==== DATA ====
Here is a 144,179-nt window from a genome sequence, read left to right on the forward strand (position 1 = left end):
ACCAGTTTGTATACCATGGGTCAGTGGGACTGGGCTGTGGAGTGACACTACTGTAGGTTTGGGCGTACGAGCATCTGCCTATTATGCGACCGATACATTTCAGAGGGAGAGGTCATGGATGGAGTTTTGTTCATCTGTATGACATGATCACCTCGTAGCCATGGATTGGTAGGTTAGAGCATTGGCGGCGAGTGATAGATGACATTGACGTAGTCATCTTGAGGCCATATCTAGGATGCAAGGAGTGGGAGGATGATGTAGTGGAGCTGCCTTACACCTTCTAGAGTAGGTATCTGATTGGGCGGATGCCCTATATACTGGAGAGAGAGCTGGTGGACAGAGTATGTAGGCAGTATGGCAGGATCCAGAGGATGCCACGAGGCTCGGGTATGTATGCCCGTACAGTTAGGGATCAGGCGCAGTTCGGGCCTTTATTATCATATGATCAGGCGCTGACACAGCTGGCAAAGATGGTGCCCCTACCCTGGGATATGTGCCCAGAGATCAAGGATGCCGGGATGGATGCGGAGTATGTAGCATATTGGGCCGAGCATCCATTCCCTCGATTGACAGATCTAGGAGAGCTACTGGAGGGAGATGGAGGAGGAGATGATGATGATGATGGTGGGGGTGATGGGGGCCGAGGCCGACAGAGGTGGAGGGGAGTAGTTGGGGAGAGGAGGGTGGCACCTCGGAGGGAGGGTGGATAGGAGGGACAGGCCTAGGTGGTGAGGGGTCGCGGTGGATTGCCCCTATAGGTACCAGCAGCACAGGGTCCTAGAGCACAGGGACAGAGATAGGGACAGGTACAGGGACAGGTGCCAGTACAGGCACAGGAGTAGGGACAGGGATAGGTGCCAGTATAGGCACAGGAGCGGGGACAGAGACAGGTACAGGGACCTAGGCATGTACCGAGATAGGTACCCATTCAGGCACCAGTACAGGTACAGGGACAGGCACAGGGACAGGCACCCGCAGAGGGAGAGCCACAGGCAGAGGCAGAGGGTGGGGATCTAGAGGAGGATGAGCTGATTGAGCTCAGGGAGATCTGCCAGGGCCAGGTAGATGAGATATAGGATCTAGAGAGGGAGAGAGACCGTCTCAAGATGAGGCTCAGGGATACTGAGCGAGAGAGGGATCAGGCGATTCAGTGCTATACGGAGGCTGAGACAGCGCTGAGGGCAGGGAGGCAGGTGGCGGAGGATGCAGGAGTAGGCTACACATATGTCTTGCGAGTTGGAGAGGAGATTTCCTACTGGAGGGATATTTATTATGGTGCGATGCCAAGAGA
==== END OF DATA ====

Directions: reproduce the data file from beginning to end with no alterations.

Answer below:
Here is a 144,179-nt window from a genome sequence, read left to right on the forward strand (position 1 = left end):
ACCAGTTTGTATACCATGGGTCAGTGGGACTGGGCTGTGGAGTGACACTACTGTAGGTTTGGGCGTACGAGCATCTGCCTATTATGCGACCGATACATTTCAGAGGGAGAGGTCATGGATGGAGTTTTGTTCATCTGTATGACATGATCACCTCGTAGCCATGGATTGGTAGGTTAGAGCATTGGCGGCGAGTGATAGATGACATTGACGTAGTCATCTTGAGGCCATATCTAGGATGCAAGGAGTGGGAGGATGATGTAGTGGAGCTGCCTTACACCTTCTAGAGTAGGTATCTGATTGGGCGGATGCCCTATATACTGGAGAGAGAGCTGGTGGACAGAGTATGTAGGCAGTATGGCAGGATCCAGAGGATGCCACGAGGCTCGGGTATGTATGCCCGTACAGTTAGGGATCAGGCGCAGTTCGGGCCTTTATTATCATATGATCAGGCGCTGACACAGCTGGCAAAGATGGTGCCCCTACCCTGGGATATGTGCCCAGAGATCAAGGATGCCGGGATGGATGCGGAGTATGTAGCATATTGGGCCGAGCATCCATTCCCTCGATTGACAGATCTAGGAGAGCTACTGGAGGGAGATGGAGGAGGAGATGATGATGATGATGGTGGGGGTGATGGGGGCCGAGGCCGACAGAGGTGGAGGGGAGTAGTTGGGGAGAGGAGGGTGGCACCTCGGAGGGAGGGTGGATAGGAGGGACAGGCCTAGGTGGTGAGGGGTCGCGGTGGATTGCCCCTATAGGTACCAGCAGCACAGGGTCCTAGAGCACAGGGACAGAGATAGGGACAGGTACAGGGACAGGTGCCAGTACAGGCACAGGAGTAGGGACAGGGATAGGTGCCAGTATAGGCACAGGAGCGGGGACAGAGACAGGTACAGGGACCTAGGCATGTACCGAGATAGGTACCCATTCAGGCACCAGTACAGGTACAGGGACAGGCACAGGGACAGGCACCCGCAGAGGGAGAGCCACAGGCAGAGGCAGAGGGTGGGGATCTAGAGGAGGATGAGCTGATTGAGCTCAGGGAGATCTGCCAGGGCCAGGTAGATGAGATATAGGATCTAGAGAGGGAGAGAGACCGTCTCAAGATGAGGCTCAGGGATACTGAGCGAGAGAGGGATCAGGCGATTCAGTGCTATACGGAGGCTGAGACAGCGCTGAGGGCAGGGAGGCAGGTGGCGGAGGATGCAGGAGTAGGCTACACATATGTCTTGCGAGTTGGAGAGGAGATTTCCTACTGGAGGGATATTTATTATGGTGCGATGCCAAGAGA